Arizona Daily Wildcat
PHOENIX - The economy is indeed slowing down, but Arizona has no reason to expect a recession, a UA economist assured state lawmakers yesterday.
Marshall Vest, forecasting director of the University of Arizona's Eller College of Business and Public Administration, spoke before the House of Representatives Committee on Ways and Means at the request of Rep. Gabrielle Giffords, D-Tucson.
Vest, who has been studying the Arizona economy for 30 years, said that a year ago, the economy was "really smoking" and the growth rate was too high.
"We are in the midst of a slowdown," he said. "The economy is pausing to catch its breath, which it needs to do. I don't think the economy is in trouble by any means."
"We are nowhere close to being in a recession," Vest said.
After an unprecedented 10 years of economic expansion, Vest said the economy got ahead of itself. With a slowdown, economists in turn got ahead of themselves in predicting a recession.
"There was very little restraint," Vest said. "A tremendous amount of money was put into technology stocks."
He added that the question remains whether there is "still air left in the bubble."
The economy is still strong, Vest said, with record levels of virtually any measure. As an example, he said Arizona's metro areas - Phoenix and Tucson - have an extremely low unemployment rate of about 2.5 percent.
"The question, I think, is whether the slowing - which is welcome - might actually turn into a recession," Vest said.
Currently, Vest said the economy is heading toward a "soft landing" as it drops from about 5 percent growth to 2 percent or 3 percent.
Economists had predicted an economic "speed limit" of 2.2 percent, above which the economy cannot sustain an extended period of growth. With the explosion of the technology-based new economy, Vest said economists have revised that "speed limit" to 3.5 percent or 4 percent.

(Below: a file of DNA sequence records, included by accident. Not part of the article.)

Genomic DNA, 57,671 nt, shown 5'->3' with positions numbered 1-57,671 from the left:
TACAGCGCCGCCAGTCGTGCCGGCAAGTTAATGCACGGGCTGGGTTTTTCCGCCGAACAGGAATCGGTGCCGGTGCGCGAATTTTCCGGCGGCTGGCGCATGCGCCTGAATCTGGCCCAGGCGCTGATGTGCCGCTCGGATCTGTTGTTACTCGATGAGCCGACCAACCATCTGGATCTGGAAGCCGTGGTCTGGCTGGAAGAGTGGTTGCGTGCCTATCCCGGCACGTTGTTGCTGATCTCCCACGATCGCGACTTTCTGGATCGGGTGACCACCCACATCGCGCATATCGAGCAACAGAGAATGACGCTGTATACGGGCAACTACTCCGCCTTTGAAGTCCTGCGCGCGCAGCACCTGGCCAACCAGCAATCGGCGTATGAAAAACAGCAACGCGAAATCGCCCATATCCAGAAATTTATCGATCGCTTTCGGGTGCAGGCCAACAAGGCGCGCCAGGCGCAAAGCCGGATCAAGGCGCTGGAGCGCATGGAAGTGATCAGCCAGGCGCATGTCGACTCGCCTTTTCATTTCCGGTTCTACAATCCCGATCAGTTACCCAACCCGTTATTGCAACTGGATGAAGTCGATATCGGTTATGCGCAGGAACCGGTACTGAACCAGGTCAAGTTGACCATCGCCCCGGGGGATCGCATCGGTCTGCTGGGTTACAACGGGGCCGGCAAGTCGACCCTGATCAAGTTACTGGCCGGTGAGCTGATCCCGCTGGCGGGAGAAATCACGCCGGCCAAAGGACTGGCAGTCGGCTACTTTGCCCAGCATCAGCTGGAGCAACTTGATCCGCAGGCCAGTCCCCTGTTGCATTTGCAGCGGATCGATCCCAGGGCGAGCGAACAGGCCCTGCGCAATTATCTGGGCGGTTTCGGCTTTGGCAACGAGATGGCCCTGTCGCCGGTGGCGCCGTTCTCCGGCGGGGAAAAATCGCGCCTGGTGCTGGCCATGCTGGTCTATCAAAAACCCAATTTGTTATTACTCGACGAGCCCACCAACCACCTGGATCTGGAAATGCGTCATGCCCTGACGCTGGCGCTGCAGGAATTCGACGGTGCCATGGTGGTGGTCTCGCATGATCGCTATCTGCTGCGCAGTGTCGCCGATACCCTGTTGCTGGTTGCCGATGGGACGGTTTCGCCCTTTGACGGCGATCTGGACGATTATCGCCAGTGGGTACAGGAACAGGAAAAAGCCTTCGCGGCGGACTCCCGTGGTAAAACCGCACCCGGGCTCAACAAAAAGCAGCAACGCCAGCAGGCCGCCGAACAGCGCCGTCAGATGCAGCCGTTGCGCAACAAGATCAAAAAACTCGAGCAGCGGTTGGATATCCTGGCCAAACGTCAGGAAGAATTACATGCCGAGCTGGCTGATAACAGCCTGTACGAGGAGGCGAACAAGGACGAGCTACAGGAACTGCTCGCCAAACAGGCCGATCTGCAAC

"It's far, far too early to call it a recession, but it could feel like a recession because the economy has been so good," Vest said.
Some industries that have been particularly healthy in the last year or two, such as auto manufacturing, may have to adjust back to normal levels - re-enforcing the relative feel of an economic downturn.
"If enough industries contract, it could technically be a recession," Vest said.
He added that during the past year, the growth was "clearly at a level that couldn't last."
Another risk is allowing people to talk themselves into a recession, Vest said, which could affect key consumer confidence levels.
"Perspective is important," Vest said. "I'm optimistic going forward. The economy is slowing down, and it needs to, but it's far too early to worry about it slowing down too much."
Rep. Jeff Hatch-Miller, R-Paradise Valley, said he has seen the drop in consumer confidence as rapid enough to feel like a recession, and asked if the market slowing is mechanical or psychological.
"It's entirely psychological," Vest answered. "People lose confidence and decide to postpone spending decisions and investing decisions.
"A year ago, we were flying high, and now we're just returning to normal."
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